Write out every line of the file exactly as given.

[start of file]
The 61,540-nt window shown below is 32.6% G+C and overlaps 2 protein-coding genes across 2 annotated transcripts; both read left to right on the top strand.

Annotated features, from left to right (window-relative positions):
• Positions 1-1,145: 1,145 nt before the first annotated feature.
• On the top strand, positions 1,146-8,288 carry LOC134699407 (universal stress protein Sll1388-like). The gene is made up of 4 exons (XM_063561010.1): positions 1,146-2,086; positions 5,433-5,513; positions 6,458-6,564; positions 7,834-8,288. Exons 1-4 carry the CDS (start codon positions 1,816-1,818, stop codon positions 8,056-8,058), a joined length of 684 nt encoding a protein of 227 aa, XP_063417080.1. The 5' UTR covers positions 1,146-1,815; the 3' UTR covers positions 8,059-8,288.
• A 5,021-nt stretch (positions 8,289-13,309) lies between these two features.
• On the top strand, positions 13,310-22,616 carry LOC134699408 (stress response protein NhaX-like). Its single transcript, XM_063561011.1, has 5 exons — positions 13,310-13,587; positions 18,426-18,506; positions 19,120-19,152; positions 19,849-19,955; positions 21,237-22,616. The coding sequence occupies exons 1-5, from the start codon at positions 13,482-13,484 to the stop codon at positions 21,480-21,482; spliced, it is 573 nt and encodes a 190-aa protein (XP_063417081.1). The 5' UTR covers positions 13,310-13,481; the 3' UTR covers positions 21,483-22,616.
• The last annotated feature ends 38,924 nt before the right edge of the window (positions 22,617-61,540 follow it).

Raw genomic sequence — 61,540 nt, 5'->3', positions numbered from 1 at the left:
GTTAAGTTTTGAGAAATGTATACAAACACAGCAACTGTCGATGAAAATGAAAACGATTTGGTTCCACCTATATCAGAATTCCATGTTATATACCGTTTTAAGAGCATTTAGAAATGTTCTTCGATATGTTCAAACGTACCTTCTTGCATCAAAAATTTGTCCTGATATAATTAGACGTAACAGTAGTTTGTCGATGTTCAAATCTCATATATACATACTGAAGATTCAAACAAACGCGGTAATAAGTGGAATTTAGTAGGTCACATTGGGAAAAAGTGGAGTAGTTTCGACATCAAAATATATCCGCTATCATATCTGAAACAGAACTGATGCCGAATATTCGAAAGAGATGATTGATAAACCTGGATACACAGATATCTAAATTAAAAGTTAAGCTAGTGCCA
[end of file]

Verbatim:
The 61,540-nt window shown below is 32.6% G+C and overlaps 2 protein-coding genes across 2 annotated transcripts; both read left to right on the top strand.

Annotated features, from left to right (window-relative positions):
• Positions 1-1,145: 1,145 nt before the first annotated feature.
• On the top strand, positions 1,146-8,288 carry LOC134699407 (universal stress protein Sll1388-like). The gene is made up of 4 exons (XM_063561010.1): positions 1,146-2,086; positions 5,433-5,513; positions 6,458-6,564; positions 7,834-8,288. Exons 1-4 carry the CDS (start codon positions 1,816-1,818, stop codon positions 8,056-8,058), a joined length of 684 nt encoding a protein of 227 aa, XP_063417080.1. The 5' UTR covers positions 1,146-1,815; the 3' UTR covers positions 8,059-8,288.
• A 5,021-nt stretch (positions 8,289-13,309) lies between these two features.
• On the top strand, positions 13,310-22,616 carry LOC134699408 (stress response protein NhaX-like). Its single transcript, XM_063561011.1, has 5 exons — positions 13,310-13,587; positions 18,426-18,506; positions 19,120-19,152; positions 19,849-19,955; positions 21,237-22,616. The coding sequence occupies exons 1-5, from the start codon at positions 13,482-13,484 to the stop codon at positions 21,480-21,482; spliced, it is 573 nt and encodes a 190-aa protein (XP_063417081.1). The 5' UTR covers positions 13,310-13,481; the 3' UTR covers positions 21,483-22,616.
• The last annotated feature ends 38,924 nt before the right edge of the window (positions 22,617-61,540 follow it).

Raw genomic sequence — 61,540 nt, 5'->3', positions numbered from 1 at the left:
GTTAAGTTTTGAGAAATGTATACAAACACAGCAACTGTCGATGAAAATGAAAACGATTTGGTTCCACCTATATCAGAATTCCATGTTATATACCGTTTTAAGAGCATTTAGAAATGTTCTTCGATATGTTCAAACGTACCTTCTTGCATCAAAAATTTGTCCTGATATAATTAGACGTAACAGTAGTTTGTCGATGTTCAAATCTCATATATACATACTGAAGATTCAAACAAACGCGGTAATAAGTGGAATTTAGTAGGTCACATTGGGAAAAAGTGGAGTAGTTTCGACATCAAAATATATCCGCTATCATATCTGAAACAGAACTGATGCCGAATATTCGAAAGAGATGATTGATAAACCTGGATACACAGATATCTAAATTAAAAGTTAAGCTAGTGCCA